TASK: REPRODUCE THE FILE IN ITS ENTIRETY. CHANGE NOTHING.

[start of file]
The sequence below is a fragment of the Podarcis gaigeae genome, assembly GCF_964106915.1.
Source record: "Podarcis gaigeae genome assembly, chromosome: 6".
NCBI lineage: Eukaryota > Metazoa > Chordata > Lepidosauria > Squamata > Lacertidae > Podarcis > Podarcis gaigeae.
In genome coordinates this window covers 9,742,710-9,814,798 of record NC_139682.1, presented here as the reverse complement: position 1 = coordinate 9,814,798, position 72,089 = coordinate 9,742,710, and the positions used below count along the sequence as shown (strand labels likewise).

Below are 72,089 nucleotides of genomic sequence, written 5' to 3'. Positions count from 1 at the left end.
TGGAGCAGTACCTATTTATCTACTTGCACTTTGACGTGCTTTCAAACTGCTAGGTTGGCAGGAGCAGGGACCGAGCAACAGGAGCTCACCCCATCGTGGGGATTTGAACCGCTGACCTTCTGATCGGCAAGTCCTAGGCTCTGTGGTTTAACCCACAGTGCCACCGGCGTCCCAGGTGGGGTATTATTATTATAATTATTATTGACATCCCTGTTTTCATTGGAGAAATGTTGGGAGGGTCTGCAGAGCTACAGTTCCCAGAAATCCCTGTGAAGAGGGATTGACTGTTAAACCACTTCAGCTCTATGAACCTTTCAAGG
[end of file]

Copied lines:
The sequence below is a fragment of the Podarcis gaigeae genome, assembly GCF_964106915.1.
Source record: "Podarcis gaigeae genome assembly, chromosome: 6".
NCBI lineage: Eukaryota > Metazoa > Chordata > Lepidosauria > Squamata > Lacertidae > Podarcis > Podarcis gaigeae.
In genome coordinates this window covers 9,742,710-9,814,798 of record NC_139682.1, presented here as the reverse complement: position 1 = coordinate 9,814,798, position 72,089 = coordinate 9,742,710, and the positions used below count along the sequence as shown (strand labels likewise).

Below are 72,089 nucleotides of genomic sequence, written 5' to 3'. Positions count from 1 at the left end.
TGGAGCAGTACCTATTTATCTACTTGCACTTTGACGTGCTTTCAAACTGCTAGGTTGGCAGGAGCAGGGACCGAGCAACAGGAGCTCACCCCATCGTGGGGATTTGAACCGCTGACCTTCTGATCGGCAAGTCCTAGGCTCTGTGGTTTAACCCACAGTGCCACCGGCGTCCCAGGTGGGGTATTATTATTATAATTATTATTGACATCCCTGTTTTCATTGGAGAAATGTTGGGAGGGTCTGCAGAGCTACAGTTCCCAGAAATCCCTGTGAAGAGGGATTGACTGTTAAACCACTTCAGCTCTATGAACCTTTCAAGG